Modern Slavery is not really a play in the traditional sense. It is a collaborative piece in which each of the cast has researched different aspects of modern slavery in and around Poland (with a particular focus on Warsaw where the company is based). They then proceed to tell these stories through statistics, court findings and interviews which are presented through a variety of media.
The piece is at times harrowing. Particularly in the second half where they tell – in some uncomfortable detail – of the stories of Polish nationals who found themselves trapped as slaves in Italy in the early 2000s. It leavens the mood at times with a couple of satirical sketches (some of which work better than others) but on the whole, this is a rightly sombre piece.
Overall, the narrative focuses on three particular areas of modern slavery. Ukrainians working in restaurants in Warsaw being run through “body leasing” (this being a festival focused on Ukrainians in Poland, this was particularly relevant), The aforementioned case of Polish slaves in Italy which was then built on by showing the third element of slaves from the middle east and Africa working in the exact same region.
The argument of the piece is powerful. That slavery is not simple a case of a few individual moral failings, but a systemic abuse of people. One that without which, major industries – particularly agriculture – could not exist in their current form. There are questions asked about consumer behaviour, what we could individually change to impact the modern slave trade (shrimp seems to be a particular problem as it turns out), but on the whole, the play asks for systemic change in financial systems and action at a governmental and international level.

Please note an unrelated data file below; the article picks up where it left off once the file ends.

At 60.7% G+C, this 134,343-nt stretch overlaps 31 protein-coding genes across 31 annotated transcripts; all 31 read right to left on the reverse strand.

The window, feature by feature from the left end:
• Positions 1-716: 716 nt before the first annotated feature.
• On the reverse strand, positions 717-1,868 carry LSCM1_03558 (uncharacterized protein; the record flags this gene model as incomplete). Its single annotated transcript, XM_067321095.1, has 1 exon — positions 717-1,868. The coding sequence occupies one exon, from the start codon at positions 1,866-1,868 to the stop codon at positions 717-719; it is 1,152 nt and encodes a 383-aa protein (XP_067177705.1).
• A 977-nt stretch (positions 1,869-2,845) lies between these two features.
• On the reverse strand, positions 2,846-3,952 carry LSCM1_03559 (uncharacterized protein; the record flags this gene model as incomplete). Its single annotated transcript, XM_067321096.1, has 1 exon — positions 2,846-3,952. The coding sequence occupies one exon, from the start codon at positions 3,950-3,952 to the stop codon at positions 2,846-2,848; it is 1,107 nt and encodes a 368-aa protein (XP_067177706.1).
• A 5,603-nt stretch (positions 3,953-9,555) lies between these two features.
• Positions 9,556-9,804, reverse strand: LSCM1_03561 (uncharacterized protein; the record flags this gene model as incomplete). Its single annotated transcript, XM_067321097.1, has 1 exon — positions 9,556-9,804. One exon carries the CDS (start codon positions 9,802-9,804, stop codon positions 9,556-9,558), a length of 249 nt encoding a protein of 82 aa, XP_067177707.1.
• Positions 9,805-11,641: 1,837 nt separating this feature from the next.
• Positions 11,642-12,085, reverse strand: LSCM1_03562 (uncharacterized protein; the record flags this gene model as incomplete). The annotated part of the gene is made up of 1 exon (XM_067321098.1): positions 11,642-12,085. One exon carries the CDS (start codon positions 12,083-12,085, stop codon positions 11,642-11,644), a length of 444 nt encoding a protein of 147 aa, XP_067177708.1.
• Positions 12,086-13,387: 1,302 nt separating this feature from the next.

The play is set in an atmosphere very familiar to anyone who has ever worked, volunteered at or even just visited an under-funded, over-worked NGO. The cast largely remain on stage throughout – and as each person takes on the narrative, the other work in the background updating the details on the wall or highlighting the stories being told through images on a projector. As a result, the set is a constantly moving wall of data, which itself highlights how overwhelming the problem is and how much vigilance is needed to counter it.
Modern Slavery is a complex piece with a simple message. Its format means that at times it is hard to follow in detail (of course, my lack of Polish doesn’t help) but it also means that the powerful overall message is driven home. This is probably the right way around. The collaborative approach also means that all the parts are given equal weight and as such, it is perhaps a little long and could use a slightly more judicious edit.
But this is quibbling and does not detract from the powerful overarching message of the piece. Modern Slavery may bombard you with information but that merely serves to tell you how much information there is to be found on this underexplored topic.
Ultimately Modern Slavery’s simple message is one we all need to hear. That too many modern slaves are living hidden lives in plain view of all of us. Too much of modern capitalism relies on us simply not seeing that. In delivering this clearly it achieves its artistic and political aims.